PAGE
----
Showing posts from September 10, 2017

Greece mourns slain anti-fascist rapper Pavlos Fyssas

A self-professed Golden Dawn member stabbed leftist rapper Killah P to death in Piraeus four years ago on September 18. Patrick Strickland 15 Sep 2017 12:47 GMT Piraeus, Greece -  Magda Fyssas walks to the corner of her living room and lights four crimson-coloured candles. She places them next to a smaller, already-lit white candle under a large charcoal sketch of her son, an anti-fascist rapper who was killed by a self-professed Golden Dawn member four years ago. In the memory-filled home she says now feels empty, she does this every day. The murder of 34-year-old Pavlos Fyssas on September 18, 2013, ignited weeks of anti-fascist protests, clashes with riot police and altercations with Golden Dawn, the neo-fascist party that holds 17 seats in Greece's parliament.  Protesters rally in cities across the country every year on the anniversary of his death, mourning Pavlos and other victims of far-right violence. His murder was a turning point for the anti-fascist movem

Chelsea manning episode - A double standard at Harvard?

Harvard must have known that selecting Chelsea Manning for a fellowship would incite controversy, because there’s virtually no other reason to choose her. Unlike the people traditionally selected for the university’s prestigious Institute of Politics fellowship, Manning has no political experience to share with students. Her claim to fame — or infamy, depending on your point of view — was her role in leaking 750,000 documents to WikiLeaks, a crime for which she was sentenced in 2010 to 35 years in prison.  So it’s a bit unconvincing for university officials to act like they’ve been blindsided by criticism of the appointment. In a midnight press release Friday, the university announced it was  withdrawing the offer  with a head-scratching explanation. “I see more clearly now that many people view a visiting fellow title as an honorific, so we should weigh that consideration when offering invitations,” said the dean of Harvard’s school of government, Douglas W. Elmendorf. Harva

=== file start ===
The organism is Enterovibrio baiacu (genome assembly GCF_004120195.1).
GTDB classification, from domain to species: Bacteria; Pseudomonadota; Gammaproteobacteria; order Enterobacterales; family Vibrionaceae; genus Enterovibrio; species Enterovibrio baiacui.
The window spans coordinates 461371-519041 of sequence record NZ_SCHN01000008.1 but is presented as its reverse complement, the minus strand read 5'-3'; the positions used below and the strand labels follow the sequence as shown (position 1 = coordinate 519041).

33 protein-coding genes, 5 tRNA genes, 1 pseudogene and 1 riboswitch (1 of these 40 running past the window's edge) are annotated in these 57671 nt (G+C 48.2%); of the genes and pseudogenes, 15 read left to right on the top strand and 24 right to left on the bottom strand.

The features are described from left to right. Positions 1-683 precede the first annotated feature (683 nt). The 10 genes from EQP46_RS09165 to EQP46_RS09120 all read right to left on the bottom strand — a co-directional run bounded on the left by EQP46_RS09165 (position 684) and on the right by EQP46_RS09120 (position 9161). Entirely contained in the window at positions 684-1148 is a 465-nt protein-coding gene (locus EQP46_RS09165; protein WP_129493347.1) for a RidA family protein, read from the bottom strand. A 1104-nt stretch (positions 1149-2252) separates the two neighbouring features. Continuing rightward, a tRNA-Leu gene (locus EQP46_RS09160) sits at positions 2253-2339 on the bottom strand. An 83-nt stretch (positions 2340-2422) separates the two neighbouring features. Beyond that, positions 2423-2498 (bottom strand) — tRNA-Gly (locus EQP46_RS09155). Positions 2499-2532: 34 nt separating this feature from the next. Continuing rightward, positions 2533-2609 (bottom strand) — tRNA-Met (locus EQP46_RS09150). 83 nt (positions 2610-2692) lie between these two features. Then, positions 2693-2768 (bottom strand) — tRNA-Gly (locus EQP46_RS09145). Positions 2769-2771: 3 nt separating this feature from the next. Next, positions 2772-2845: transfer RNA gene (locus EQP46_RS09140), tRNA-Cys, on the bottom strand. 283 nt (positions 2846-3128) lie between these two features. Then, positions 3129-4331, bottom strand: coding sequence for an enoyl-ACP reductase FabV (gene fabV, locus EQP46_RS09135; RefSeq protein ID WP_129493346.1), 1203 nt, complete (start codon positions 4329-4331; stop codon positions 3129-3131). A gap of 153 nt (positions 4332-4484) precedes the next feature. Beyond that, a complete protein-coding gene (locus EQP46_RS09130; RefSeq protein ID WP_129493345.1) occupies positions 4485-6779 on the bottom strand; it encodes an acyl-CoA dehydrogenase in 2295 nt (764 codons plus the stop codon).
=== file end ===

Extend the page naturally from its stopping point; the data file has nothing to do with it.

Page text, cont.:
US drone attack kills 3 Taliban militants in Pakistan

A US drone attack today killed at least three Taliban militants, including a commander, in Pakistan's unruly tribal region near the Afghan border, security officials said. PTI This is the first drone attack since US President Donald Trump announced his new Afghan policy and also criticised Pakistan for providing safe havens to terrorists. (Representative Image: Reuters) A US drone attack today killed at least three Taliban militants, including a commander, in Pakistan’s unruly tribal region near the Afghan border, security officials said. Two missiles were fired near the Pak-Afghan border from an unmanned aerial vehicle, killing the suspects and injuring another, they said. Maulana Muhibullah, a militant commander, was killed along with other militants in the strike in the Charmanak area, linked to the Afghan district of Paktika, the security officials said. “Two missiles were dropped on the home of Maulvi Mohibullah and three people have been killed,” Baseer Khan Wazir,

US urges Kurds to call off independence vote

Washington officials fear referendum will disrupt war against ISIL and hurt Iraqi PM al-Abadi's re-election chances. The United States has sternly urged the semi-autonomous region of Iraqi Kurdistan to call off its independence referendum, saying the timing for the vote is not right. Iraqi Kurdish legislators on Friday approved the September 25 vote that was set in motion by regional president Massud Barzani, a Washington ally who has publicly kept open the option of postponing it. Washington has long supported Kurdish autonomy and has relied on the region's forces in the war against the Islamic State of Iraq and the Levant (ISIL) group, but it fears that now is not the time for the people to seize their freedom. US officials fear the vote, while not legally binding, will hurt Iraqi Prime Minister Haider al-Abadi's re-election chances; complicate ties with Turkey; and disrupt the war against ISIL (also known as ISIS). "The United States has repeatedly

Six Argentinians sentenced to life for 'Dirty War' role

Defendants convicted of committing crimes against humanity during Argentina's 'Dirty war' era in the 1970s. Six Argentinians have been sentenced to life after being convicted of committing crimes against humanity during the country's right-wing military rule from 1976-1983. Argentina suffered one of the most brutal dictatorships in Latin America during that era, known as the "Dirty war". According to human rights organisations, 30,000 people were kidnapped or disappeared in that era. Judges at a federal court in northern Argentina's Tucuman jailed 10 of 17 people accused of involvement in the so-called "Operation Independence". Three others who were supposed to go on trial died. During the military rule about 500 children were illegally taken from their families, according to the human rights group Grandmothers de Plaza de Mayo, which continues to search for the missing children. Among the victims' family members in court durin

New Mideast realities require support for Kurds